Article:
Discovering Unraid

Another blog post while I wait for Array to be created.

How does Unraid being non-free square against the circle of retaining data sovereignty?

You should retain access to your own stuff without having to ask permission by some third party who may or may not even be reachable let alone necessarily agreeable in the future.

How does this work? How can I be OK with this?

My guess is that at the end of the day Unraid can be thought of as merely a very advanced WebGUI management layer between you and the free XFS file system, on top of the free Linux kernel.

Therefore by purchasing Unraid I am not giving up too much freedom, rather I am only deferring learning and building what would be an ideal WebGUI (Unraid) for managing the underlying complexity. I am paying for the hard work by the Unraid developers and to support the community.

This system helps users to enjoy a more convenient usage of the underlying system which is too complex for mere mortal like me. There is no ethical issue here about data sovereignty because XFS is free. If Unraid team stops supporting Unraid, I can access the regular linux shell and recover my data.

By supporting Unraid, the negative outcome I’m already prepared for becomes less likely.

This is OK, but what happens in the future as I grow reliant on that UI in a disaster scenario where I can’t receive an update – does it stay alive?

A couple of relevant communication in the Unraid Wiki FAQ sort of answer.

How hard is unRAID to use if I don’t know Linux?
Not hard at all. Although the unRAID server software is based on a slimmed-down Linux, it is managed almost entirely from your web browser, typically on a Windows or Mac computer. Some users are happy with that, but many want to take advantage of the many tweaks and addons for unRAID, and these usually require a little hands-on work. But they are completely optional, and are generally accompanied with lots of help and instructions, and there is a very helpful user community. Many users find this makes for a good introduction to Linux, at their own pace. See also this thread, especially this post, for more comments.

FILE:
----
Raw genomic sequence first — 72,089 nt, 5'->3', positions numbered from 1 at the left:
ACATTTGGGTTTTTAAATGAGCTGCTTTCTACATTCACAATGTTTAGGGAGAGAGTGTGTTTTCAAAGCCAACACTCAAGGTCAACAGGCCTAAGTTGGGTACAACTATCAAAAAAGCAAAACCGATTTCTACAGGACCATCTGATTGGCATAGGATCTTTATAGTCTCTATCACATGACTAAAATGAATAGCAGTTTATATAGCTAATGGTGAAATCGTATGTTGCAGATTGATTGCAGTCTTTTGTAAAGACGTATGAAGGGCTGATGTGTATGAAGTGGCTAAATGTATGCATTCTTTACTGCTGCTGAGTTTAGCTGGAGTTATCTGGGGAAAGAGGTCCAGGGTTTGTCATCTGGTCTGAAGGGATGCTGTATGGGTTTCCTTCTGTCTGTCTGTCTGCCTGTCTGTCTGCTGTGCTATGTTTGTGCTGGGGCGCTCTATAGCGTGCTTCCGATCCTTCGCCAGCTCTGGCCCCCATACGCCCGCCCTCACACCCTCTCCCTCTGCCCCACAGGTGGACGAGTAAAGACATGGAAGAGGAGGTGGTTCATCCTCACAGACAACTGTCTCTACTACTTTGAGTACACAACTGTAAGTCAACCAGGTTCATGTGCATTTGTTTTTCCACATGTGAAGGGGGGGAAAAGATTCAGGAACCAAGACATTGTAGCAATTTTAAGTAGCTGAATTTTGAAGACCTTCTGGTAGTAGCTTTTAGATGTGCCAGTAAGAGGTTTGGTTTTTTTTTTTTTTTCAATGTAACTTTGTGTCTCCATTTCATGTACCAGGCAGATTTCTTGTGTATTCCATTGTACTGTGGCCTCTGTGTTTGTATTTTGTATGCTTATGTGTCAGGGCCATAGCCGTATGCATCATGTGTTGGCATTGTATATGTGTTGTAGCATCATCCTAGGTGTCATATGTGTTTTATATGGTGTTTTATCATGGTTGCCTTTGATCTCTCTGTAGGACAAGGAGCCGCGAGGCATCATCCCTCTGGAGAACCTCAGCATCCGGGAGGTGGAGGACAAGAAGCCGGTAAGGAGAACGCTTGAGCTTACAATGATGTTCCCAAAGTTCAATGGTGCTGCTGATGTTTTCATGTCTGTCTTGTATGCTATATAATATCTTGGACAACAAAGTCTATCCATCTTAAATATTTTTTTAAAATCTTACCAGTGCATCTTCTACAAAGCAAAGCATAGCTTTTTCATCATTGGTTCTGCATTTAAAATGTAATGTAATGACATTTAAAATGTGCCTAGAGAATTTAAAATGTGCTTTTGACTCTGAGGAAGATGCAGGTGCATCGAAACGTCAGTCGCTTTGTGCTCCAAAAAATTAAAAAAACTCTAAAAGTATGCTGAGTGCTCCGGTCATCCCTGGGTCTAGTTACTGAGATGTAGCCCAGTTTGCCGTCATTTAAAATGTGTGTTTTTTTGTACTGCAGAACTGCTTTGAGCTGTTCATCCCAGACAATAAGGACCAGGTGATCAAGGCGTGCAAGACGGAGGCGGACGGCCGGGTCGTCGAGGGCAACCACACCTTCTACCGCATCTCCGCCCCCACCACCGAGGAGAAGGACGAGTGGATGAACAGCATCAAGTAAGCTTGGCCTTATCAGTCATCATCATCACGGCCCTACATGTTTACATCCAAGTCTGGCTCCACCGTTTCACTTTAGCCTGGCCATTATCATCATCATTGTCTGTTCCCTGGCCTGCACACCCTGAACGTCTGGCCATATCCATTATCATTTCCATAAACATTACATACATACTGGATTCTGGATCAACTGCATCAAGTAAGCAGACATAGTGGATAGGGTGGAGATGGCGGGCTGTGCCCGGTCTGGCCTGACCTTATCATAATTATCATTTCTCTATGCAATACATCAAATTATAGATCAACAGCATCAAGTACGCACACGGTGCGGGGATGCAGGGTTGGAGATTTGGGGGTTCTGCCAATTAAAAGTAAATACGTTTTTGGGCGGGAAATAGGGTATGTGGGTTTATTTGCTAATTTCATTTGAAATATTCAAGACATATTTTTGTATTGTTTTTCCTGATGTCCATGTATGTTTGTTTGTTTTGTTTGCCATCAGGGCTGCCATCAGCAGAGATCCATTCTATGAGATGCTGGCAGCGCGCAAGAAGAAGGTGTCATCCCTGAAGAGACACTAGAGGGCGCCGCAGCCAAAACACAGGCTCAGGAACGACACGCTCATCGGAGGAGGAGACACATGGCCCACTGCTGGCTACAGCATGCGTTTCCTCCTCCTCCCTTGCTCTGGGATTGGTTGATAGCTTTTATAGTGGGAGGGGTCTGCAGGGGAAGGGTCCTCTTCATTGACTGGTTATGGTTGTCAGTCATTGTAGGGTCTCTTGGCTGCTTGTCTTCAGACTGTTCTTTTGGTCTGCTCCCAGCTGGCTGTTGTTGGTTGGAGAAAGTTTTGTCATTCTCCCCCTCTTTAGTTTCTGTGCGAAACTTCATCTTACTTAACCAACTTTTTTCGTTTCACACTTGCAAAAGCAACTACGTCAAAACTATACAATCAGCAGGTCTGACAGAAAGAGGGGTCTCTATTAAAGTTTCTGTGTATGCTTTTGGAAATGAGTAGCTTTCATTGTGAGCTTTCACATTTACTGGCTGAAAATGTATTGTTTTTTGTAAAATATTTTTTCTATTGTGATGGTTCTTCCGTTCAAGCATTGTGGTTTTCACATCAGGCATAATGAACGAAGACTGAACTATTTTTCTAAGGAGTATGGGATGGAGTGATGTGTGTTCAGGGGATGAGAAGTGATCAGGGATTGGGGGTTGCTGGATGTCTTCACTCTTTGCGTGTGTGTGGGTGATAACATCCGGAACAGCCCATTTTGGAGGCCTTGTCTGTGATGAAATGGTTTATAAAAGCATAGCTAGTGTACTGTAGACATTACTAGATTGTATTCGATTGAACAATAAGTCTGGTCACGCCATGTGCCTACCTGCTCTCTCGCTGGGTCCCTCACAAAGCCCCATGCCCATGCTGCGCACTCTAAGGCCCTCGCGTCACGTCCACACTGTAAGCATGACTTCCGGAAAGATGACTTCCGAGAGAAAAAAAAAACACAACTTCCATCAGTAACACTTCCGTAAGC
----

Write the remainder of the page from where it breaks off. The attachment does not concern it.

Does unRAID need Internet access?
The unRAID server software generally does not require Internet access. Of course, you will need Internet access from another desktop to download the software and software updates, and to read the unRAID forums and this Wiki!
However, there are many benefits to providing Internet access to your unRAID server. The unRAID software and your plugins and Docker containers can all be updated from within the software. Usability and manageability are improved with email and other notifications. unRAID supports NTP, the Internet time service, so if you enable the NTP service, your server will keep accurate time. In addition, expert unRAID users have created many addons for unRAID, such as plugins, Dockers, and VM’s, that can provide numerous application services such as torrent support, etc. All of these benefits are completely optional. See also this.

Can Unraid replicate?

I didn’t see any official support for the concept of pairing two servers together, no. Not yet.

Unraid really helps with learning about Disk Health

Having a UI for easily inspecting disk health, performing tests, and downloading SMART reports and a community from which to learn about these topics is wonderful.

Paranoid about Flash Drive going bad?

Better take a backup of it soon as described in the wiki

More reading here on that subject:

Paranoid about disks themselves?

Read about that here